The Major

Requirements for the Major

You can complete the political science major via one of two routes.
Each requires nine courses (plus another two if you write an honors thesis).

Four Traditional Subfields

American politics, international relations, political theory, and comparative politics are the discipline’s main organizing fields. In the major, each of these has its own introductory course and its own capstone senior seminar. Taking both of these is mandatory for any concentration. For example, to concentrate in American politics, the major would take both 201 and 410. In addition, each concentrator takes at least two electives in that subfield, preferably one at the 300 level in preparation for the senior seminar. Students concentrating in Political Theory must take either 231 (Ancient) or 232 (Modern) as one of their concentration courses. With the permission of the Department Chair, students may take a senior seminar outside their subfield of concentration, provided they also take a third elective course in that concentration.

Every major has to take two classes in two subfields outside of his or her chosen concentration, for breadth.

Four concentration classes plus two breadth classes equal six. The three classes that remain to complete the major can be anything: more concentration classes for the especially keen, more breadth classes for the wide-ranging, or more of both for the moderates among us.*

Individual Concentrations

Your choice does not have to be determined by the four subfields we use to organize the discipline. Topics that cut across these areas, such as “law” or “democracy” or “political violence” (see the list of individual concentrations we have sponsored via the Concentrations link) can serve as effective concentrations.

Requirements for an individual concentration vary slightly from those for a traditional concentration. The student writes a paragraph explaining and justifying the proposed area, and takes a total of five, rather than four, classes on this theme.* All other requirements are the same: we still ask for two breadth classes, and a thesis writer still has additional, rather than substitute, work.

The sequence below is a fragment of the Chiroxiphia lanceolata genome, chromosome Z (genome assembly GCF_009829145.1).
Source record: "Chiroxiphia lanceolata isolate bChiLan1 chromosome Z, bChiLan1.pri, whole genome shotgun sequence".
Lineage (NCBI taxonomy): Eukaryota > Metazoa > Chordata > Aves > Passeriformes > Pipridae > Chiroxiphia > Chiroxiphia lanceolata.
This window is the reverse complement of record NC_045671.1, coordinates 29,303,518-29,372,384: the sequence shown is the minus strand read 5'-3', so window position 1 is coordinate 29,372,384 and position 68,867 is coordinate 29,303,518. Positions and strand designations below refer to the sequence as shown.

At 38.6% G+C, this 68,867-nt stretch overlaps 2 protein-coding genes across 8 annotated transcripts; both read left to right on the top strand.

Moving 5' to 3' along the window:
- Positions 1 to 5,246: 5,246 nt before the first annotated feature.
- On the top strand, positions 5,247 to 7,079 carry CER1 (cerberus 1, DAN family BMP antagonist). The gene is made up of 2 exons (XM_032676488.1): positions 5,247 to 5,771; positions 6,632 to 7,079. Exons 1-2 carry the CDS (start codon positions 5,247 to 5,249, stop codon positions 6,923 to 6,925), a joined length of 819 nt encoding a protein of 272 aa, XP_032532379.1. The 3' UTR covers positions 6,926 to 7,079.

In either case, students whose political science course work has been excellent (at or above a departmental 3.5 GPA) may elect to complete a senior thesis, making them eligible for honors in the major. This is in addition to the nine required courses.

*Beginning with the Class of 2011, at least one of the seven electives (that is, excluding the 20x intro and 4×0 capstone) must be at the 300 level and no more than two 100-level courses can count toward the major. Also beginning with this class, students must take a research course, designated in the catalog (most senior seminars and many 300-levels are).

Requirements for an individual concentration vary slightly from those for a traditional concentration. The student writes a paragraph explaining and justifying the proposed area, and takes a total of five, rather than four, classes on this theme.* All other requirements are the same: we still ask for two breadth classes, and a thesis writer still has additional, rather than substitute, work.

Learning Objectives

The major in political science is designed to help students obtain the following learning objectives:

  1. Understand the central importance of power in all facets of politics and government.
  2. Apply theoretical perspectives from political science to current domestic and international issues.
  3. Develop the ability to carry out original research projects on a variety of political topics.
  4. Enhance the habits and skills of clear thought, rigorous analysis, and effective argumentation in writing and speech.